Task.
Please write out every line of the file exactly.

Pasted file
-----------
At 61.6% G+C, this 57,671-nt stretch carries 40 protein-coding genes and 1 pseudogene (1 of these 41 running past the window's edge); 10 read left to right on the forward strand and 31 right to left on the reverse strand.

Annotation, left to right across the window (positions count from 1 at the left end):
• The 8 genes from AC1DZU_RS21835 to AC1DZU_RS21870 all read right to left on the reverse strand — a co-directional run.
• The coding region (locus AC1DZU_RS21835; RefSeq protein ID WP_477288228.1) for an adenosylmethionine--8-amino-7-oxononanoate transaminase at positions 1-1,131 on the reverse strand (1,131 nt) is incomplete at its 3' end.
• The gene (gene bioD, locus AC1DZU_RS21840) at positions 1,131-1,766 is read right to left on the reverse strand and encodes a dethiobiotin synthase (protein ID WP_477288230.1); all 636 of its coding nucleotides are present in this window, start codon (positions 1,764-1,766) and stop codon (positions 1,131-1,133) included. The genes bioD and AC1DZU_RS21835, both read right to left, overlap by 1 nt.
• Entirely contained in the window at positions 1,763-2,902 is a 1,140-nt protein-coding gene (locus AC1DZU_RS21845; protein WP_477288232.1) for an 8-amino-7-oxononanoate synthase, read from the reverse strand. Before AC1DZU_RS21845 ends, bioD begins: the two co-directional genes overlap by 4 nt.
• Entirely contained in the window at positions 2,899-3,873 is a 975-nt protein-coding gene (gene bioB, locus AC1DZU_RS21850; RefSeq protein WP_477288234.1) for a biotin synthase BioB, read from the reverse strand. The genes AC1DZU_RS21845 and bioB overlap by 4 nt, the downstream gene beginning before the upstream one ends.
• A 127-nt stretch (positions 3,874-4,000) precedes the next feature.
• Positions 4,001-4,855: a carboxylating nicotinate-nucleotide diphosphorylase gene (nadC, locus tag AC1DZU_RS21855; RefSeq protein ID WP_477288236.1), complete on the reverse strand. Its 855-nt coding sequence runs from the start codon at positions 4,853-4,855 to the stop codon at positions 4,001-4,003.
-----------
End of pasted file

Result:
At 61.6% G+C, this 57,671-nt stretch carries 40 protein-coding genes and 1 pseudogene (1 of these 41 running past the window's edge); 10 read left to right on the forward strand and 31 right to left on the reverse strand.

Annotation, left to right across the window (positions count from 1 at the left end):
• The 8 genes from AC1DZU_RS21835 to AC1DZU_RS21870 all read right to left on the reverse strand — a co-directional run.
• The coding region (locus AC1DZU_RS21835; RefSeq protein ID WP_477288228.1) for an adenosylmethionine--8-amino-7-oxononanoate transaminase at positions 1-1,131 on the reverse strand (1,131 nt) is incomplete at its 3' end.
• The gene (gene bioD, locus AC1DZU_RS21840) at positions 1,131-1,766 is read right to left on the reverse strand and encodes a dethiobiotin synthase (protein ID WP_477288230.1); all 636 of its coding nucleotides are present in this window, start codon (positions 1,764-1,766) and stop codon (positions 1,131-1,133) included. The genes bioD and AC1DZU_RS21835, both read right to left, overlap by 1 nt.
• Entirely contained in the window at positions 1,763-2,902 is a 1,140-nt protein-coding gene (locus AC1DZU_RS21845; protein WP_477288232.1) for an 8-amino-7-oxononanoate synthase, read from the reverse strand. Before AC1DZU_RS21845 ends, bioD begins: the two co-directional genes overlap by 4 nt.
• Entirely contained in the window at positions 2,899-3,873 is a 975-nt protein-coding gene (gene bioB, locus AC1DZU_RS21850; RefSeq protein WP_477288234.1) for a biotin synthase BioB, read from the reverse strand. The genes AC1DZU_RS21845 and bioB overlap by 4 nt, the downstream gene beginning before the upstream one ends.
• A 127-nt stretch (positions 3,874-4,000) precedes the next feature.
• Positions 4,001-4,855: a carboxylating nicotinate-nucleotide diphosphorylase gene (nadC, locus tag AC1DZU_RS21855; RefSeq protein ID WP_477288236.1), complete on the reverse strand. Its 855-nt coding sequence runs from the start codon at positions 4,853-4,855 to the stop codon at positions 4,001-4,003.